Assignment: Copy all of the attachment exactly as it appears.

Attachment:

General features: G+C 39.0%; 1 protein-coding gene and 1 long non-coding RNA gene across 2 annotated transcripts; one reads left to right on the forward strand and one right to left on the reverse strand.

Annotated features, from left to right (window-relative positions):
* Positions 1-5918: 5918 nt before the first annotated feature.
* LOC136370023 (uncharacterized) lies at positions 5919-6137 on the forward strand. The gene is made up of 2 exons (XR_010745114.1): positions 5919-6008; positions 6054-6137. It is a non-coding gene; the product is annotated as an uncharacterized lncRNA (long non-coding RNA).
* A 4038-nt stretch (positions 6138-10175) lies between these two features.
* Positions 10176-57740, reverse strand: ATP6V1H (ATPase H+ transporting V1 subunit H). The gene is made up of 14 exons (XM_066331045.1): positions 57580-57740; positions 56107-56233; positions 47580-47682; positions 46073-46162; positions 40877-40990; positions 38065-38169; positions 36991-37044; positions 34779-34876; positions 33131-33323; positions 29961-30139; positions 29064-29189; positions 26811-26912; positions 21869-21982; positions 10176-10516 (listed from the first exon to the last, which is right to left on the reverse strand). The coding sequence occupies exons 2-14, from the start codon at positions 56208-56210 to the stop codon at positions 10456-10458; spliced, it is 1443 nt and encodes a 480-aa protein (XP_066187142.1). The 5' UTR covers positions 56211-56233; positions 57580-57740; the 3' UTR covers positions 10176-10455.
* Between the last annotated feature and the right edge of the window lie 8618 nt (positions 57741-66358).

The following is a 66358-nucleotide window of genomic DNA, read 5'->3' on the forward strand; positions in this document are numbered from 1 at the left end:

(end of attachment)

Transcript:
General features: G+C 39.0%; 1 protein-coding gene and 1 long non-coding RNA gene across 2 annotated transcripts; one reads left to right on the forward strand and one right to left on the reverse strand.

Annotated features, from left to right (window-relative positions):
* Positions 1-5918: 5918 nt before the first annotated feature.
* LOC136370023 (uncharacterized) lies at positions 5919-6137 on the forward strand. The gene is made up of 2 exons (XR_010745114.1): positions 5919-6008; positions 6054-6137. It is a non-coding gene; the product is annotated as an uncharacterized lncRNA (long non-coding RNA).
* A 4038-nt stretch (positions 6138-10175) lies between these two features.
* Positions 10176-57740, reverse strand: ATP6V1H (ATPase H+ transporting V1 subunit H). The gene is made up of 14 exons (XM_066331045.1): positions 57580-57740; positions 56107-56233; positions 47580-47682; positions 46073-46162; positions 40877-40990; positions 38065-38169; positions 36991-37044; positions 34779-34876; positions 33131-33323; positions 29961-30139; positions 29064-29189; positions 26811-26912; positions 21869-21982; positions 10176-10516 (listed from the first exon to the last, which is right to left on the reverse strand). The coding sequence occupies exons 2-14, from the start codon at positions 56208-56210 to the stop codon at positions 10456-10458; spliced, it is 1443 nt and encodes a 480-aa protein (XP_066187142.1). The 5' UTR covers positions 56211-56233; positions 57580-57740; the 3' UTR covers positions 10176-10455.
* Between the last annotated feature and the right edge of the window lie 8618 nt (positions 57741-66358).

The following is a 66358-nucleotide window of genomic DNA, read 5'->3' on the forward strand; positions in this document are numbered from 1 at the left end: